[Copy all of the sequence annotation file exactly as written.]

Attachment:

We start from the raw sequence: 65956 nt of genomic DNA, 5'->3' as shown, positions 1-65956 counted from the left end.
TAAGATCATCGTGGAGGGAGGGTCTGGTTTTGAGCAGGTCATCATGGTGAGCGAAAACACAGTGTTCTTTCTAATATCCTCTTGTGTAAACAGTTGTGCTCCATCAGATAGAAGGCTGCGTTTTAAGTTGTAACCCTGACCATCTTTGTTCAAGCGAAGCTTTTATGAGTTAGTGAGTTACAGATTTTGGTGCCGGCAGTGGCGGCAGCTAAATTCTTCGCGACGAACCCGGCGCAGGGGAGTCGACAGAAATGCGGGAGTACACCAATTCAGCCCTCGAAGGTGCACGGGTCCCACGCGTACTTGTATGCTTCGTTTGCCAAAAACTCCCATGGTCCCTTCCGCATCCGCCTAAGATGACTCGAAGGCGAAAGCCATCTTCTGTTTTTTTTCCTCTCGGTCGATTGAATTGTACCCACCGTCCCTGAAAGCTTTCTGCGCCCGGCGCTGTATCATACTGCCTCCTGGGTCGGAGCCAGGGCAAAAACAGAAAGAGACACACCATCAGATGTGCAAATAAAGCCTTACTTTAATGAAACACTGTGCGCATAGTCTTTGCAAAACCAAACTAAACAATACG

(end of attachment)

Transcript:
We start from the raw sequence: 65956 nt of genomic DNA, 5'->3' as shown, positions 1-65956 counted from the left end.
TAAGATCATCGTGGAGGGAGGGTCTGGTTTTGAGCAGGTCATCATGGTGAGCGAAAACACAGTGTTCTTTCTAATATCCTCTTGTGTAAACAGTTGTGCTCCATCAGATAGAAGGCTGCGTTTTAAGTTGTAACCCTGACCATCTTTGTTCAAGCGAAGCTTTTATGAGTTAGTGAGTTACAGATTTTGGTGCCGGCAGTGGCGGCAGCTAAATTCTTCGCGACGAACCCGGCGCAGGGGAGTCGACAGAAATGCGGGAGTACACCAATTCAGCCCTCGAAGGTGCACGGGTCCCACGCGTACTTGTATGCTTCGTTTGCCAAAAACTCCCATGGTCCCTTCCGCATCCGCCTAAGATGACTCGAAGGCGAAAGCCATCTTCTGTTTTTTTTCCTCTCGGTCGATTGAATTGTACCCACCGTCCCTGAAAGCTTTCTGCGCCCGGCGCTGTATCATACTGCCTCCTGGGTCGGAGCCAGGGCAAAAACAGAAAGAGACACACCATCAGATGTGCAAATAAAGCCTTACTTTAATGAAACACTGTGCGCATAGTCTTTGCAAAACCAAACTAAACAATACG